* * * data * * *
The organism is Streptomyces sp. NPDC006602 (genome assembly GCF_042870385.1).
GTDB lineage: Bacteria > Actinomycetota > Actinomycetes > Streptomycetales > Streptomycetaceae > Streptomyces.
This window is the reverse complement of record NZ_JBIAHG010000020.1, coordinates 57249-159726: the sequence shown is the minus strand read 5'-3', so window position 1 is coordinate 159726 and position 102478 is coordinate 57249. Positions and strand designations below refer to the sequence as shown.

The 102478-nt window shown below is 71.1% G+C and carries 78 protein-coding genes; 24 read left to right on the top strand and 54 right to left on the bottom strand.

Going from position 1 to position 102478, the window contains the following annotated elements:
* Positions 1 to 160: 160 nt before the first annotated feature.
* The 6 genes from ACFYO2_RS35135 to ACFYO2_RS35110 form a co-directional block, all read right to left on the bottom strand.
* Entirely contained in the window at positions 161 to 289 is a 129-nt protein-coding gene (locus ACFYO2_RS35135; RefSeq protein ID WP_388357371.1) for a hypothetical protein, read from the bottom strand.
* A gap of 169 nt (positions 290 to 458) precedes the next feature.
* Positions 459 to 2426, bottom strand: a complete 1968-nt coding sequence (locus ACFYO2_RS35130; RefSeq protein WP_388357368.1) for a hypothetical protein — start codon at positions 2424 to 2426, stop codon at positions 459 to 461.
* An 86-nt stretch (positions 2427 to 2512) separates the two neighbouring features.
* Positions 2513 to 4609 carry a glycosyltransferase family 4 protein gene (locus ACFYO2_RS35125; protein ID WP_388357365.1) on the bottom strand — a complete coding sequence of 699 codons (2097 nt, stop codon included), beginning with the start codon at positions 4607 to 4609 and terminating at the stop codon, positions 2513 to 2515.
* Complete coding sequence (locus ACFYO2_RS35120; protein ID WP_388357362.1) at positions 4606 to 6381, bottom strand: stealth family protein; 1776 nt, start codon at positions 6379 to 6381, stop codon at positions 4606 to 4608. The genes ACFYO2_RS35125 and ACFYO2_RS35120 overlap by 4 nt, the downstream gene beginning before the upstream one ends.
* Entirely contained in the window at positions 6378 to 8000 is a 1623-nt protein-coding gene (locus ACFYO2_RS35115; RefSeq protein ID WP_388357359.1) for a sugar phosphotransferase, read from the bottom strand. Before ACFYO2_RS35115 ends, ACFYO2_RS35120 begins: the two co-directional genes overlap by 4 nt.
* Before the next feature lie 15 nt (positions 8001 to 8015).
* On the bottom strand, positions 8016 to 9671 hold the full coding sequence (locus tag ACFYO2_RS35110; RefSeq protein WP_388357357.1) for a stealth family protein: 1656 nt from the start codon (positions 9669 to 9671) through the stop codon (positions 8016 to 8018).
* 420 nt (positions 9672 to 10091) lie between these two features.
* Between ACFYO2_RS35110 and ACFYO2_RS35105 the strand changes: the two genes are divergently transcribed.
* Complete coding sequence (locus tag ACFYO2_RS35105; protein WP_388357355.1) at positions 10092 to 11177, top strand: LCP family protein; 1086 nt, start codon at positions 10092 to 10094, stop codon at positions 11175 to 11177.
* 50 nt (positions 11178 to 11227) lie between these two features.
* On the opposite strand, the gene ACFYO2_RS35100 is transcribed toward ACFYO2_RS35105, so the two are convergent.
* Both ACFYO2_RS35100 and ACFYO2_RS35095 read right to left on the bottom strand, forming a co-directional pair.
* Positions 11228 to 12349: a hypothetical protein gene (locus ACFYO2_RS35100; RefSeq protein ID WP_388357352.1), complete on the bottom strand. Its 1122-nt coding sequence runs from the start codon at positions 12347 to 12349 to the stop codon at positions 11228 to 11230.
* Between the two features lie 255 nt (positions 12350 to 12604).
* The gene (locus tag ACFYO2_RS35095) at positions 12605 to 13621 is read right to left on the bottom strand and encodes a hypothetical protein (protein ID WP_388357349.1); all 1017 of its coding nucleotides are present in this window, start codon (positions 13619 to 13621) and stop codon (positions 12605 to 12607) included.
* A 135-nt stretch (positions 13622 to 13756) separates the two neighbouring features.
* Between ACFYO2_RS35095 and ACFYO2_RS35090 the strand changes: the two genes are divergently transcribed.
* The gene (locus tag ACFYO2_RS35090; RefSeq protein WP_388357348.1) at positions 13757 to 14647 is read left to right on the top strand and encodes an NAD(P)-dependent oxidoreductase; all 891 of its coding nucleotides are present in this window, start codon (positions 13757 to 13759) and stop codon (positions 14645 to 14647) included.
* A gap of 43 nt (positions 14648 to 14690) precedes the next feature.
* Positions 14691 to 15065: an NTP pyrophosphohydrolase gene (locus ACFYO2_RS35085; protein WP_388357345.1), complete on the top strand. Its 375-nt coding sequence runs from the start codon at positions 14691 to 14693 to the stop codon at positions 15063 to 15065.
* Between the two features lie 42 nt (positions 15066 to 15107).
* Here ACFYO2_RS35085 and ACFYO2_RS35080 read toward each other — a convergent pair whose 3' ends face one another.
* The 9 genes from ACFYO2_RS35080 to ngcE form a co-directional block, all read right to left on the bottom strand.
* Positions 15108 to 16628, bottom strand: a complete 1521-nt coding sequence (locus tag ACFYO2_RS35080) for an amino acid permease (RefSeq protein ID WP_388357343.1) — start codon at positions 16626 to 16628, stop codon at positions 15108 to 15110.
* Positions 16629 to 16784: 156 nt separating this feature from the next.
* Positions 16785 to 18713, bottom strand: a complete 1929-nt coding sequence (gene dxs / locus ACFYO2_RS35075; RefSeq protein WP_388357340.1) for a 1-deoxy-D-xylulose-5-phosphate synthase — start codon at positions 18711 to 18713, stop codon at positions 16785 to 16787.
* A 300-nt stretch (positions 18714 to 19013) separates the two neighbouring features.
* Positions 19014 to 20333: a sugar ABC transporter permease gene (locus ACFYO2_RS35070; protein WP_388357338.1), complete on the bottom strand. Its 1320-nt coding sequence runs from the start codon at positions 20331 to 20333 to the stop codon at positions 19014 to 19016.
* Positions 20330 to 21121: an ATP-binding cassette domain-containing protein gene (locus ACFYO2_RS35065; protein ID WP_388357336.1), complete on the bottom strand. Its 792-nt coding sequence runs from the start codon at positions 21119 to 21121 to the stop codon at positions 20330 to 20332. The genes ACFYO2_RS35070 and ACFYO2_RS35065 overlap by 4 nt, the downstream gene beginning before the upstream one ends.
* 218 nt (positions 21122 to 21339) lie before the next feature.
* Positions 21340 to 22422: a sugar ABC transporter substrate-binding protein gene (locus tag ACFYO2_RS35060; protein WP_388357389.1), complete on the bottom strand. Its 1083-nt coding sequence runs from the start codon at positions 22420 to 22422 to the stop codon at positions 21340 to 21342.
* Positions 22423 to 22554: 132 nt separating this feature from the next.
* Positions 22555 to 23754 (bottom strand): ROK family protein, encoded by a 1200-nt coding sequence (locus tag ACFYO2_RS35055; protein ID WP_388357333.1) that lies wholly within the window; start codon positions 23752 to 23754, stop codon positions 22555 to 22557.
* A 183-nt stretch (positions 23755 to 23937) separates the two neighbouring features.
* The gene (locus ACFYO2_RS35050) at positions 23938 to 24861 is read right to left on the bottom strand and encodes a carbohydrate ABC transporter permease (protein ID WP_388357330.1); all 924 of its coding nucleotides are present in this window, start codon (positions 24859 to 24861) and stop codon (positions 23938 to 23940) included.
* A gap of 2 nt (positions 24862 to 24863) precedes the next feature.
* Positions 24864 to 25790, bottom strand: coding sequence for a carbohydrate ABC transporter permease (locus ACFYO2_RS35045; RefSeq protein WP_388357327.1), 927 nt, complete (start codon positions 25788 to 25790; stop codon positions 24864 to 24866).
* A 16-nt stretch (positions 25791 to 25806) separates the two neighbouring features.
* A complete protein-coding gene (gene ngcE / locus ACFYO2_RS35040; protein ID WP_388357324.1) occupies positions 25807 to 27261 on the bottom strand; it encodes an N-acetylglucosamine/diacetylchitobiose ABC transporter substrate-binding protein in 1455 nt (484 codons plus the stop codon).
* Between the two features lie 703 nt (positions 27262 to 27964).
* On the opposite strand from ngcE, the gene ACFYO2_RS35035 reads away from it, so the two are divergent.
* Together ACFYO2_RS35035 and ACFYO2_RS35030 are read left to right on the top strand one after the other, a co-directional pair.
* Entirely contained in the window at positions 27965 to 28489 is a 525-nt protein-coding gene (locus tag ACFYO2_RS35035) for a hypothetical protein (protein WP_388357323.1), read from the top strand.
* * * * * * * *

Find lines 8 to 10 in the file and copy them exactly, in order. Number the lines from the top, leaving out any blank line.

* Entirely contained in the window at positions 161 to 289 is a 129-nt protein-coding gene (locus ACFYO2_RS35135; RefSeq protein ID WP_388357371.1) for a hypothetical protein, read from the bottom strand.
* A gap of 169 nt (positions 290 to 458) precedes the next feature.
* Positions 459 to 2426, bottom strand: a complete 1968-nt coding sequence (locus ACFYO2_RS35130; RefSeq protein WP_388357368.1) for a hypothetical protein — start codon at positions 2424 to 2426, stop codon at positions 459 to 461.